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Spyglass: Academic Brigandage! 

By Azore Opio

I have worked hard and learnt a lot about how teachers and their students interact in this good, old country. And I have noticed that most of them are living in a way which makes a big mess of our education system. Part of me wonders, now, if academic brigandage is not an honourable kind of thievery in Cameroon.

The state of intellectual garbage is far worse than should be tolerated. Much as crime and violence walk hand in hand through the districts and towns, many, if not most of the institutions of learning are infested by footpads and garrotters of the academy. Organised intellectual banditry is increasingly becoming an inveterate and seemingly ineradicable institution such as it must be always where the governors are weak, or the records inaccessible and surreptitious, and where the offender has the only to easy recourse of melting away in an insouciant society. It is against such a background of general intellectual insolvency and social vagrancy and general moral rot that I attempt to appraise Cameroon’s academic brigandage.

One might, it is true, have to travel far to find another country where academic banditry is directed and exploited by political managers, but, at least, the circumstances of such theft are not in themselves so very unusual to the men and women of Cameroon. There are, however, certain characteristics attaching to the Cameroon academic theft, which makes the institution unique.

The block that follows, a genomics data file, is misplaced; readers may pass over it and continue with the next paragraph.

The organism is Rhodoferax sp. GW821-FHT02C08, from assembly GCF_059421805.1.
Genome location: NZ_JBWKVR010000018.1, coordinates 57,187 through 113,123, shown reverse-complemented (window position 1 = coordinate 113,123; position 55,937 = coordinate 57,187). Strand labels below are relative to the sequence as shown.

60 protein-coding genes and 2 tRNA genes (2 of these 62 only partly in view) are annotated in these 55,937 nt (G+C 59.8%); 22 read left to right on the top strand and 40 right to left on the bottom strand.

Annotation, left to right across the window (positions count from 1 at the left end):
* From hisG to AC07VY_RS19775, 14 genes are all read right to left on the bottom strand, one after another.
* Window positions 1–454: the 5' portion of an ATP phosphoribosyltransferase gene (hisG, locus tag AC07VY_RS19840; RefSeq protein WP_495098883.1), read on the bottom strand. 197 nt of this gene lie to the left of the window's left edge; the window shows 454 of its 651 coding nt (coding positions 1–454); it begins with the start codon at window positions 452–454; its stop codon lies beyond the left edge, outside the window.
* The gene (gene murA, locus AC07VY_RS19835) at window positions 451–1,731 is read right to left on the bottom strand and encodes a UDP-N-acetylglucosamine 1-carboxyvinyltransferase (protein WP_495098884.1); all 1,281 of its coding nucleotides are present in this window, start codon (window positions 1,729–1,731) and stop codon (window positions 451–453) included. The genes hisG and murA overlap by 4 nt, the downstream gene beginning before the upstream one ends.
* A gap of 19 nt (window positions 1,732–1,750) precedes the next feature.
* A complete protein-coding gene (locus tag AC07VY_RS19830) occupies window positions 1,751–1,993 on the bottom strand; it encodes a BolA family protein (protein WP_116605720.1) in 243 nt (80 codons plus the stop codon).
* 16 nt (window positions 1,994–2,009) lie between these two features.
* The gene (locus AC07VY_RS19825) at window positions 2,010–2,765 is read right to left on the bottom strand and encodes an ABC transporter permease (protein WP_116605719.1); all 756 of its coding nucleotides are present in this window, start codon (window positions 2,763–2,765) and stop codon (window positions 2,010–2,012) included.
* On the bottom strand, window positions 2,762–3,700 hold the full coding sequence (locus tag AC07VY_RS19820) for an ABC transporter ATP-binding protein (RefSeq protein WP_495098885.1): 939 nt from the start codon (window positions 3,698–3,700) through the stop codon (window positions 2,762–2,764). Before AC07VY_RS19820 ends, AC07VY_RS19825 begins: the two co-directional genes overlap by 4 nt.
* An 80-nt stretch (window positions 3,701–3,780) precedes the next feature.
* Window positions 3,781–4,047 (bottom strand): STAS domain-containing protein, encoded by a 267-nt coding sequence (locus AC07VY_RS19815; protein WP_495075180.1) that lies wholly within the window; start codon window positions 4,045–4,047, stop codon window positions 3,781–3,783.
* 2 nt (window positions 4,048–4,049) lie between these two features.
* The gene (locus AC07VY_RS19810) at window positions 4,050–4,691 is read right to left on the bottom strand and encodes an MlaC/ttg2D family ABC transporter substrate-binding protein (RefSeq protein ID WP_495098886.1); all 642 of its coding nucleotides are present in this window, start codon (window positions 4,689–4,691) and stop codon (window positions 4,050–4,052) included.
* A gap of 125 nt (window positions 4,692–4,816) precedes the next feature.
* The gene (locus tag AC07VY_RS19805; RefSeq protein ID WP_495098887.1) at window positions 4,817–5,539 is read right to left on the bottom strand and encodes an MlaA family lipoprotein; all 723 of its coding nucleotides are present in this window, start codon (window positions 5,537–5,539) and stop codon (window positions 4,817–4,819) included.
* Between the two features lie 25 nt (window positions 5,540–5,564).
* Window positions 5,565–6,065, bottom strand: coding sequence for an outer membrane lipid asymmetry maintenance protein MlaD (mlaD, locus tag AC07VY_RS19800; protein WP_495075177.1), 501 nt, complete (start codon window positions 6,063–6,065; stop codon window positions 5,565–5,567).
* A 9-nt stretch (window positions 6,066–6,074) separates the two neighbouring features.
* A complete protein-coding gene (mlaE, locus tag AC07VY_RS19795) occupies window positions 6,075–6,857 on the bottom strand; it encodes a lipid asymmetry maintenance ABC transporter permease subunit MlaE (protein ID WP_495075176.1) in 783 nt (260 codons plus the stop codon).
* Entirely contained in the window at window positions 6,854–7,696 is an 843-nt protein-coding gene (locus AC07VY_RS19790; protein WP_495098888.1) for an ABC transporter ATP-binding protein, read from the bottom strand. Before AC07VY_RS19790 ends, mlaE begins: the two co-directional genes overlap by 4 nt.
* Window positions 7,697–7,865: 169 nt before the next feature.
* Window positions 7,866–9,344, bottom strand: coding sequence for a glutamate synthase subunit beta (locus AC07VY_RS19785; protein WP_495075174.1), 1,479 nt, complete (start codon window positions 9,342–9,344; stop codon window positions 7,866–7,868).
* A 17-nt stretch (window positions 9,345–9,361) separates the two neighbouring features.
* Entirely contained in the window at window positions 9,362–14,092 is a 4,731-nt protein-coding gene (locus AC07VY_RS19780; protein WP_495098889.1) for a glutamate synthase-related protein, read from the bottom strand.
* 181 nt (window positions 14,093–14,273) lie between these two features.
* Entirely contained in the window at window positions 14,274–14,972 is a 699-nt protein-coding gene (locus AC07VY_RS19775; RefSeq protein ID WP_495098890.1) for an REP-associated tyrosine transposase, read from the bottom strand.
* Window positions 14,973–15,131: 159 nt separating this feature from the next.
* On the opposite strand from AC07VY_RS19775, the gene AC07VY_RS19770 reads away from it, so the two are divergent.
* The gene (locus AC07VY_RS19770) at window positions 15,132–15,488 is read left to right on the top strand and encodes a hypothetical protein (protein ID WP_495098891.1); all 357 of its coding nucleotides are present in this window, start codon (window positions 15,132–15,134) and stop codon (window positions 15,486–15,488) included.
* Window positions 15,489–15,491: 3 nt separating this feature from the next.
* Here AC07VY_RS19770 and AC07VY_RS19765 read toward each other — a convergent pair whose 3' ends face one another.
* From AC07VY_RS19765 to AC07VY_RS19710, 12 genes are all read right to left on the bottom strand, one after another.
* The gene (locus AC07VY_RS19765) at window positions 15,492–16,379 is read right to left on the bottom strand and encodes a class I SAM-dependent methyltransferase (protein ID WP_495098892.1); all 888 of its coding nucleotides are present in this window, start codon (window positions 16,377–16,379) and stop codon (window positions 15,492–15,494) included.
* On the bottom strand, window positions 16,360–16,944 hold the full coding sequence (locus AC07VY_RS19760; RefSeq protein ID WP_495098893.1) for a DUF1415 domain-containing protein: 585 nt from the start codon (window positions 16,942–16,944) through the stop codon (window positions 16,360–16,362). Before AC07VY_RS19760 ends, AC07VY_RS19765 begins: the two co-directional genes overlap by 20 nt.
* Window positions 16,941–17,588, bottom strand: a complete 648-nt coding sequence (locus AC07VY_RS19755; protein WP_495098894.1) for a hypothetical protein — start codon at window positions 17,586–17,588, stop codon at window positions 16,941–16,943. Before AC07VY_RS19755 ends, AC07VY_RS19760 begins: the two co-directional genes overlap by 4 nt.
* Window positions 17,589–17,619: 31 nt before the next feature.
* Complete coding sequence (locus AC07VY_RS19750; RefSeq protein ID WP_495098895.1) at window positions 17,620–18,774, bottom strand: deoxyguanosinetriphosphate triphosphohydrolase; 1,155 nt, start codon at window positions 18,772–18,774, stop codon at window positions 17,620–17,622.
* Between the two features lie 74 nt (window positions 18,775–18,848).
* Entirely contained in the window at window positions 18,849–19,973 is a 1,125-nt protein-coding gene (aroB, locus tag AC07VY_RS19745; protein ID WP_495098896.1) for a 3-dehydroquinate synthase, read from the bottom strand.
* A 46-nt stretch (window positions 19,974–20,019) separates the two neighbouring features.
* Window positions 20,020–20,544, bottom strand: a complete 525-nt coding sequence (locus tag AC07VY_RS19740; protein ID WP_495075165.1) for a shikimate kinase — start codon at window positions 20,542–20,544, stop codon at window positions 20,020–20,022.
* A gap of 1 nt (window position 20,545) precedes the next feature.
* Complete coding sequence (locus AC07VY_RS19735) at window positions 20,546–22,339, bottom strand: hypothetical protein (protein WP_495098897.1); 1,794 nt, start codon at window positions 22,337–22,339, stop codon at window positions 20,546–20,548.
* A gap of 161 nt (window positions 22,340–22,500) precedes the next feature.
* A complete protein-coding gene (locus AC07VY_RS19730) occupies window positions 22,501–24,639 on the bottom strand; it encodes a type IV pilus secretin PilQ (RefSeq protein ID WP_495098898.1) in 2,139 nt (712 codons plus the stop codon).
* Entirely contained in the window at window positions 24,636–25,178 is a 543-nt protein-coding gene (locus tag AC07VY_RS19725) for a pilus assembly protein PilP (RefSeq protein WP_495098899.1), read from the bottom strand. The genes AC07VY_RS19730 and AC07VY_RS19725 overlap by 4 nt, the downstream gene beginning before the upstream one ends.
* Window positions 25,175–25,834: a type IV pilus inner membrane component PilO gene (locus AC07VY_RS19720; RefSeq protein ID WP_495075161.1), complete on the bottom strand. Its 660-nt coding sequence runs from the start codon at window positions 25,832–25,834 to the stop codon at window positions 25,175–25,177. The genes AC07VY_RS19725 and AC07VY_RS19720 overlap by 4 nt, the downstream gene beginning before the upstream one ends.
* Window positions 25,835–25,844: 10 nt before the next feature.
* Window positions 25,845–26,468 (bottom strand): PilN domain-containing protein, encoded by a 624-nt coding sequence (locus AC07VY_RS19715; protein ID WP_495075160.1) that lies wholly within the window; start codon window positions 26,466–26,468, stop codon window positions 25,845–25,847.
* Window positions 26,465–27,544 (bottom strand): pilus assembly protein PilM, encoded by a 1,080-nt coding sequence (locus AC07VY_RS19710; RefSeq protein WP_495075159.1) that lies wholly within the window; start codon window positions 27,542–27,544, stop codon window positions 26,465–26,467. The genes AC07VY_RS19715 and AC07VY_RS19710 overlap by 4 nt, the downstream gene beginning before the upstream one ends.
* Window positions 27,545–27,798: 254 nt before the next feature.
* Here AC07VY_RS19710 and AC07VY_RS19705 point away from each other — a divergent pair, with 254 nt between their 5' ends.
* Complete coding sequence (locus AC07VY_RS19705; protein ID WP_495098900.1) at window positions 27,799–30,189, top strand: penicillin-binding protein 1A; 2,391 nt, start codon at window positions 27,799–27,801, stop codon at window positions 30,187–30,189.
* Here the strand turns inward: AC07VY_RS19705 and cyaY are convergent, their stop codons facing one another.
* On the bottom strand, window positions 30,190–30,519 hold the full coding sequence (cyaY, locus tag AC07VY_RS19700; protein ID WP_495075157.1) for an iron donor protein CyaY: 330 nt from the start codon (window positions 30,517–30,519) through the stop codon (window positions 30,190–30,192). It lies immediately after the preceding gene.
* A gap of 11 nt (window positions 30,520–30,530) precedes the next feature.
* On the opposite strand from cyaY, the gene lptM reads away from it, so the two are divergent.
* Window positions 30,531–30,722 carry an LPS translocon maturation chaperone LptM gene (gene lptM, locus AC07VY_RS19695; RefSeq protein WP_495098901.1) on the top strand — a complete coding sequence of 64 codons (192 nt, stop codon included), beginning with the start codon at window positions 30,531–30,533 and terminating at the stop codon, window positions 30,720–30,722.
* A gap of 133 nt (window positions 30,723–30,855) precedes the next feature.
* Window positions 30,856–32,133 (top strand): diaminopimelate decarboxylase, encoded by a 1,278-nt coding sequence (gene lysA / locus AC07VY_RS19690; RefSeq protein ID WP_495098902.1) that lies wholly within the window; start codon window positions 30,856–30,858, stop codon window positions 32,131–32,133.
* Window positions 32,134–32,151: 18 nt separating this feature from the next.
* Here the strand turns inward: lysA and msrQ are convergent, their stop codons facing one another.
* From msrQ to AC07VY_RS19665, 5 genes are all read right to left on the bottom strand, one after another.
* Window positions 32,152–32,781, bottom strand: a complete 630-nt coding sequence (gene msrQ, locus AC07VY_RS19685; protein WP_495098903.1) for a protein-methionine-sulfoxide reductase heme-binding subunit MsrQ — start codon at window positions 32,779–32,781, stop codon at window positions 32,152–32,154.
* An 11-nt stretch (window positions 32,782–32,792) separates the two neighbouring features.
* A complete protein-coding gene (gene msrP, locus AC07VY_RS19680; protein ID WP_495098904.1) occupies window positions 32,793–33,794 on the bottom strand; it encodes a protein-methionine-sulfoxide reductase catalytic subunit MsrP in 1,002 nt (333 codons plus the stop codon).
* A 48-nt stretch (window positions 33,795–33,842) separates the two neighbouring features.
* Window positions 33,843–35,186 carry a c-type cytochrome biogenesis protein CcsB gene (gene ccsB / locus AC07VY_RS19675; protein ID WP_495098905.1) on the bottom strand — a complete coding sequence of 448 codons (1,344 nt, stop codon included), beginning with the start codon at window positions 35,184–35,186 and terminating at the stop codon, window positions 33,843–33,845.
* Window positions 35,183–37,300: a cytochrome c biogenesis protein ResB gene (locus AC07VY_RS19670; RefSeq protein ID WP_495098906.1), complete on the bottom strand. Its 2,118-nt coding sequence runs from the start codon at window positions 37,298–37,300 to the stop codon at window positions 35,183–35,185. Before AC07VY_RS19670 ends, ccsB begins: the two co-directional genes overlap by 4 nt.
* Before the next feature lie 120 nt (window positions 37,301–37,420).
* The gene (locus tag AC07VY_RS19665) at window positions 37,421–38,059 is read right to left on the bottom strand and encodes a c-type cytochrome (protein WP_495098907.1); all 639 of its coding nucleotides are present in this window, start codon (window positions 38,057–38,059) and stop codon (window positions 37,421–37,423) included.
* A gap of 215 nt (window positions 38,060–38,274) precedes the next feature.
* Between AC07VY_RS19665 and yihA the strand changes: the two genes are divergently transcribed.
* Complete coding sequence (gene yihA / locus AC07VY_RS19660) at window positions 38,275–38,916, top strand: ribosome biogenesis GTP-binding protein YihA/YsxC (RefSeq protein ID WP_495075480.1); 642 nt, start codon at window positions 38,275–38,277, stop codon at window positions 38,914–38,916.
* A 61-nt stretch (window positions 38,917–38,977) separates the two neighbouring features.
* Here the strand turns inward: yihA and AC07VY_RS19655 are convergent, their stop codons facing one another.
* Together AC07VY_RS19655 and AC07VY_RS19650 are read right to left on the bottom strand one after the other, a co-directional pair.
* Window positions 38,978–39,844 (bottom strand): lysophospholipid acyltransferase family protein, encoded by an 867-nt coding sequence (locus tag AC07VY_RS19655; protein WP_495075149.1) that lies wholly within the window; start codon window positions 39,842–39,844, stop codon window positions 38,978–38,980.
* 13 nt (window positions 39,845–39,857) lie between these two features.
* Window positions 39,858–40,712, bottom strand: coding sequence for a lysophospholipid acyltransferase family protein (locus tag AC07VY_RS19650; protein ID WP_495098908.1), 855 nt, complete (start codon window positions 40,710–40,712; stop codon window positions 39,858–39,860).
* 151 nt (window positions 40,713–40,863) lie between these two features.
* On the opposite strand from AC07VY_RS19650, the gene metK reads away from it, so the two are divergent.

Those who have cared to observe Cameroon would know the origins and history of the noble thief. It can be discerned in the scanty records about the country and the existence of bands of morally desiccated men and women who later were to become the powers above and were able to cast an enveloping mantle of patriotic kleptomania over the intelligentsia. The powers that be could devise no means to corrupt further the intelligentsia and ensure a cyclic reproduction except by the recruitment of irregular forces of scholars are as dull, destitute of intellect and vulnerable to malleability and ductility as them.

These forces were, and are still officered by the powers above and are as much in sympathy with patriotic kleptomania and academic theft as they are opposed to anybody who as much as raises a finger against them. The kleftic manner of life has become idealised into the heroic. If you must reach it, all you have to do is don an academic robe, sing the praises of the head of state and dance to the drumbeats of the master thief. This band of academic mediocres is almost of incredible softiwood, lacking in mental resource.

Their lives are ruled by a rigid code of mutual loyalty in theft; scholars in theft, which is reinforced by superstition of very remote origins. Their victims are often, by no means, youngsters. The rich ones are always the first victims of their depredations. Female ones are no less susceptible than the rich ones as their ascendancy on the academic ladder is transmitted sexually. For the rest, the rural scholars furnish them with supplies given either as willingly as patriots or under compulsion as marauders, or else they perish as the jetsam of another academic year.

In Cameroon, you know that it is always your word against the police and you know you will come out the loser. Seriously, police should be better paid, properly trained in their job and have a higher degree of integrity. But what the heck! The policeman probably bought his way into the police college very dearly and was badly trained by some academic garrotters, so he sees bribe as a way of living.